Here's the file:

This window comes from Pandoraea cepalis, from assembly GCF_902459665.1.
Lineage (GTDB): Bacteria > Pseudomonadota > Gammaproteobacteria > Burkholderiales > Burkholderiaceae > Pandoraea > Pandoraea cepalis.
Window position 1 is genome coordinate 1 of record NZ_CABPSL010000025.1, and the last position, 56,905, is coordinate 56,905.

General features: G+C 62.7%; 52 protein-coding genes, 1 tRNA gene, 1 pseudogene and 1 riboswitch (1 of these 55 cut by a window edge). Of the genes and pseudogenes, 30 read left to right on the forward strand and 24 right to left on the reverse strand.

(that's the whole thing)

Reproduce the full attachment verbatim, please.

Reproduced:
This window comes from Pandoraea cepalis, from assembly GCF_902459665.1.
Lineage (GTDB): Bacteria > Pseudomonadota > Gammaproteobacteria > Burkholderiales > Burkholderiaceae > Pandoraea > Pandoraea cepalis.
Window position 1 is genome coordinate 1 of record NZ_CABPSL010000025.1, and the last position, 56,905, is coordinate 56,905.

General features: G+C 62.7%; 52 protein-coding genes, 1 tRNA gene, 1 pseudogene and 1 riboswitch (1 of these 55 cut by a window edge). Of the genes and pseudogenes, 30 read left to right on the forward strand and 24 right to left on the reverse strand.